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BackgroundEndothelial cells (ECs) play a major role in malaria pathogenesis, as a point of direct contact of parasitized red blood cells to the blood vessel wall. The study of cytoskeleton structures of ECs, whose main functions are to maintain shape and provide strength to the EC membrane is important in determining the severe sequelae of Plasmodium falciparum malaria. The work investigated the cytoskeletal changes (microfilaments-actin, microtubules-tubulin and intermediate filaments-vimentin) in ECs induced by malaria sera (Plasmodium vivax, uncomplicated P. falciparum and complicated P. falciparum), in relation to the levels of pro-inflammatory cytokines.MethodsMorphology and fluorescence intensity of EC cytoskeleton stimulated with malaria sera were evaluated using immunofluorescence technique. Levels of tumour necrosis factor (TNF) and interferon (IFN)-gamma (γ) were determined using enzyme-linked immunosorbent assay (ELISA). Control experimental groups included ECs incubated with media alone and non-malaria patient sera. Experimental groups consisted of ECs incubated with malaria sera from P. vivax, uncomplicated P. falciparum and complicated P. falciparum. Morphological scores of cytoskeletal alterations and fluorescence intensity were compared across each experiment group, and correlated with TNF and IFN-γ.ResultsThe four morphological changes of cytoskeleton included (1) shrinkage of cytoskeleton and ECs with cortical condensation, (2) appearance of eccentric nuclei, (3) presence of "spiking pattern" of cytoskeleton and EC membrane, and (4) fragmentation and discontinuity of cytoskeleton and ECs. Significant damages were noted in actin filaments compared to tubulin and vimentin filaments in ECs stimulated with sera from complicated P. falciparum malaria. Morphological damages to cytoskeleton was positively correlated with fluorescence intensity and the levels of TNF and IFN-γ.ConclusionsECs stimulated with sera from complicated P. falciparum malaria showed cytoskeletal alterations and increased in fluorescence intensity, which was associated with high levels of TNF and IFN-γ. Cytoskeletal changes of ECs incubated with complicated P. falciparum malaria sera can lead to EC junctional alteration and permeability changes, which is mediated through apoptotic pathway. The findings can serve as a basis to explore measures to strengthen EC cytoskeleton and alleviate severe malaria complications such as pulmonary oedema and cerebral malaria. In addition, immunofluorescence intensity of cytoskeleton could be investigated as potential prognostic indicator for malaria severity.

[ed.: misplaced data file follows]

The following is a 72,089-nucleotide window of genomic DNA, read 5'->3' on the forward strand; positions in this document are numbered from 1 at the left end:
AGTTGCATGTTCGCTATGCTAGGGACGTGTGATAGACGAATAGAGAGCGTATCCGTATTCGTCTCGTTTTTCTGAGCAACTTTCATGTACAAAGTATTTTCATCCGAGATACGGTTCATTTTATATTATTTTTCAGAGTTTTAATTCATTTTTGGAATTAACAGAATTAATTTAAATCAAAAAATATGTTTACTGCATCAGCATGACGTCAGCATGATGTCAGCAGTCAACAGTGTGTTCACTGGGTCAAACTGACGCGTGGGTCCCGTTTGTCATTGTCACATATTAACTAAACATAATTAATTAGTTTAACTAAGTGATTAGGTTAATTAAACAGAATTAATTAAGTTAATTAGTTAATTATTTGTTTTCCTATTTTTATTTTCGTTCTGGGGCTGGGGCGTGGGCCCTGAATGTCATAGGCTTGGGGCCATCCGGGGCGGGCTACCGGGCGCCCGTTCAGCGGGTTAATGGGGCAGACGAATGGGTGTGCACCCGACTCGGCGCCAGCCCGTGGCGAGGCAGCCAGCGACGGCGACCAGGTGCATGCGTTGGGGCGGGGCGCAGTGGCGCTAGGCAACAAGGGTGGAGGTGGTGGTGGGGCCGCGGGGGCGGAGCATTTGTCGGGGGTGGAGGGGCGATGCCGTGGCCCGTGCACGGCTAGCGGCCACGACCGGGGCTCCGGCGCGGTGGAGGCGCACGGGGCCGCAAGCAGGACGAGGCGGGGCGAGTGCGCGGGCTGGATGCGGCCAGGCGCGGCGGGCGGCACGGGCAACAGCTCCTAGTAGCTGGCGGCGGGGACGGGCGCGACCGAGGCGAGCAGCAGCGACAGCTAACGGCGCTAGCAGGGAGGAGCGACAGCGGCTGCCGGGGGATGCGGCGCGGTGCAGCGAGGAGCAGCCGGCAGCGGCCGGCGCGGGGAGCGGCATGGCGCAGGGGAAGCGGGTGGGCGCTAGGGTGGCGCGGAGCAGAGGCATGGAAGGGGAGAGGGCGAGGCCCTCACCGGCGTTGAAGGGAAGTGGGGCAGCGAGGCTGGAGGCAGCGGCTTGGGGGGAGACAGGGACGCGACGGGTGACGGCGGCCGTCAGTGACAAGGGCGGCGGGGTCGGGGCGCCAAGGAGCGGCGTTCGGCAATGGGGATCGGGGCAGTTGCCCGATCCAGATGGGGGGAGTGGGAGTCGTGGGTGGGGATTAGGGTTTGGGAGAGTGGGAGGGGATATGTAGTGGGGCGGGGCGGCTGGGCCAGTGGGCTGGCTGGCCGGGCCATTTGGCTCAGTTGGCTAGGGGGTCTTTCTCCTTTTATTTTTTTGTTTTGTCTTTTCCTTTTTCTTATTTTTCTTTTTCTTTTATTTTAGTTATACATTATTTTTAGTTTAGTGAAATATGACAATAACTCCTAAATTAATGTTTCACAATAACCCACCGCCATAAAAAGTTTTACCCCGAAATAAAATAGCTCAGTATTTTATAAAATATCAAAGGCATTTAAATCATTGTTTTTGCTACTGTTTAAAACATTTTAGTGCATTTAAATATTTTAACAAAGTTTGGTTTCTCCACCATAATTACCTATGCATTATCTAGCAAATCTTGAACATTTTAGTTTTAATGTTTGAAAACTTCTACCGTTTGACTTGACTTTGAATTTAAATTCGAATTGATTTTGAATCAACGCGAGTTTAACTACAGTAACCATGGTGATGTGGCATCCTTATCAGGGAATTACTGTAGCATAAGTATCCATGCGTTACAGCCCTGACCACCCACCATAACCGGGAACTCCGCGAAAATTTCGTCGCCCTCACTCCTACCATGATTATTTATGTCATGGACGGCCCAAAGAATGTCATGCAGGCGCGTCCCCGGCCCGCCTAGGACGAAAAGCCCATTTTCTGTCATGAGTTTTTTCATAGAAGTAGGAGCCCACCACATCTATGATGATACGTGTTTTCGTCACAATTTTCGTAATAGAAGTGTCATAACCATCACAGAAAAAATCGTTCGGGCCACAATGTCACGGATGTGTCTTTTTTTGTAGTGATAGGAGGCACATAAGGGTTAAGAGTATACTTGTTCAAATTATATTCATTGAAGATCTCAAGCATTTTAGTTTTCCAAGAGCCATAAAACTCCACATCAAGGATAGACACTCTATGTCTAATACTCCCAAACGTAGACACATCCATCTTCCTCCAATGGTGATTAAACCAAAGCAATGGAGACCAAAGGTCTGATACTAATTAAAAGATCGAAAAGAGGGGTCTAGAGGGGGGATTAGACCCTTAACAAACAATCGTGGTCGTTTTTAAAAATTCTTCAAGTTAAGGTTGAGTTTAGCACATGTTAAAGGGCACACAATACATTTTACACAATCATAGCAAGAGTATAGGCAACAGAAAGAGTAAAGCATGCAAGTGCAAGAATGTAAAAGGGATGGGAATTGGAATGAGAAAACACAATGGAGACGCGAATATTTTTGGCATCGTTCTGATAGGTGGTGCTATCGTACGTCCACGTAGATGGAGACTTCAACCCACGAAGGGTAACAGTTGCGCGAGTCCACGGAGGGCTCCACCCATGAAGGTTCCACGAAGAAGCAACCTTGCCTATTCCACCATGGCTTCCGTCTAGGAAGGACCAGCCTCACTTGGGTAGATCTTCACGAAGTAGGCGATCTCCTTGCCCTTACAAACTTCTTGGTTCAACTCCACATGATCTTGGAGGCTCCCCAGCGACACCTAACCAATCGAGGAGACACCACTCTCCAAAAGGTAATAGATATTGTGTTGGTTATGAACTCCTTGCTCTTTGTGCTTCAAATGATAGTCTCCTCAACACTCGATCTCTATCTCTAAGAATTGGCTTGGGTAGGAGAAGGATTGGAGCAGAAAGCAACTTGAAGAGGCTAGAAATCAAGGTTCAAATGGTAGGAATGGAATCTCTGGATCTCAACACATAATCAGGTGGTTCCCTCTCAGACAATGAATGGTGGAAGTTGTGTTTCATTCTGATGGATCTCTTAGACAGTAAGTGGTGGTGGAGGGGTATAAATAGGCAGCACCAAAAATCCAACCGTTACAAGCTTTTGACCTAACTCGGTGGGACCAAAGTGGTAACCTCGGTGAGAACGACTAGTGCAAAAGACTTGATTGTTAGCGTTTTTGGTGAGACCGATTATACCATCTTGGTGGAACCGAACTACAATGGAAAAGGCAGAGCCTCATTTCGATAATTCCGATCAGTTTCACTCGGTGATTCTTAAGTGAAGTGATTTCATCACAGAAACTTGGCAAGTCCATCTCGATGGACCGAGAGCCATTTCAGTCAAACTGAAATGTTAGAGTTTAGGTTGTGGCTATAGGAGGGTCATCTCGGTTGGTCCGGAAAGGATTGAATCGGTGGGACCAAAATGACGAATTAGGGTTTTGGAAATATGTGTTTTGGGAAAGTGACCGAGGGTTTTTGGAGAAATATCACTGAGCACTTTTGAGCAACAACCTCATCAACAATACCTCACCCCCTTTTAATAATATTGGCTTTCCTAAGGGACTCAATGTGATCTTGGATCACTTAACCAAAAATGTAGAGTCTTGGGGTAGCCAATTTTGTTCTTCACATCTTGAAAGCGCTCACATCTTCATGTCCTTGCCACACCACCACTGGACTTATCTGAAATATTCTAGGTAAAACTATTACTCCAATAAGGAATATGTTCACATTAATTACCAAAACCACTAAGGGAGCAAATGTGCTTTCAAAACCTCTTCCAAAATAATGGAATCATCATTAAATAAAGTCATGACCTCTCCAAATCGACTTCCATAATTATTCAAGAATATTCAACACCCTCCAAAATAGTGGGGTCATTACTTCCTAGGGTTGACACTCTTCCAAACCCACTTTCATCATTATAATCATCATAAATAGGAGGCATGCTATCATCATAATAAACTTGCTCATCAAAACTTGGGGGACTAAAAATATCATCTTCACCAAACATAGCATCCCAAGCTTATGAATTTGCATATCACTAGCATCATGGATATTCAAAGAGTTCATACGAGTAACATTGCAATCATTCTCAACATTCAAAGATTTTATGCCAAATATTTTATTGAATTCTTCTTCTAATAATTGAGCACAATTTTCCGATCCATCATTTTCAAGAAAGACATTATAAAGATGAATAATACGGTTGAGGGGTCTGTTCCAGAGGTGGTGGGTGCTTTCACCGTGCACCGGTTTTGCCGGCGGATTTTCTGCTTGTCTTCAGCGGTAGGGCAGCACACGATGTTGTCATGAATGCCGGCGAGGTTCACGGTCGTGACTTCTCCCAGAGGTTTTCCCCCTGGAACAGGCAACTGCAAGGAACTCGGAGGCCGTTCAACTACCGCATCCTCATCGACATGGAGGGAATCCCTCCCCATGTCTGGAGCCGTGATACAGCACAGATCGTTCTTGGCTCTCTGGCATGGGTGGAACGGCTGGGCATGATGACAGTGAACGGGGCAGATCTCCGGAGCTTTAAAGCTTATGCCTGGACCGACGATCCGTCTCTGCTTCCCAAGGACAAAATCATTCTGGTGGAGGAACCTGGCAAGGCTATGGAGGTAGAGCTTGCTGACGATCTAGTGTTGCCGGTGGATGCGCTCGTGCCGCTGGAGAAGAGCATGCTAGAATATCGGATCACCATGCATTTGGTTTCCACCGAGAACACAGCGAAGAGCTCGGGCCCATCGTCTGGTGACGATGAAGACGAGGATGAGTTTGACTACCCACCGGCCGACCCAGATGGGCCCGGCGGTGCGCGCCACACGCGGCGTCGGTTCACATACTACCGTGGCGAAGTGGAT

Original publication





Malaria journal

Publication Date





Department of Tropical Pathology, Faculty of Tropical Medicine, Mahidol University, 420/6 Rajvithi Road, Bangkok, 10400, Thailand.


Cytoskeleton, Microtubules, Endothelial Cells, Humans, Malaria, Cerebral, Malaria, Vivax, Vimentin, Tubulin, Tumor Necrosis Factor-alpha, Fluorescent Antibody Technique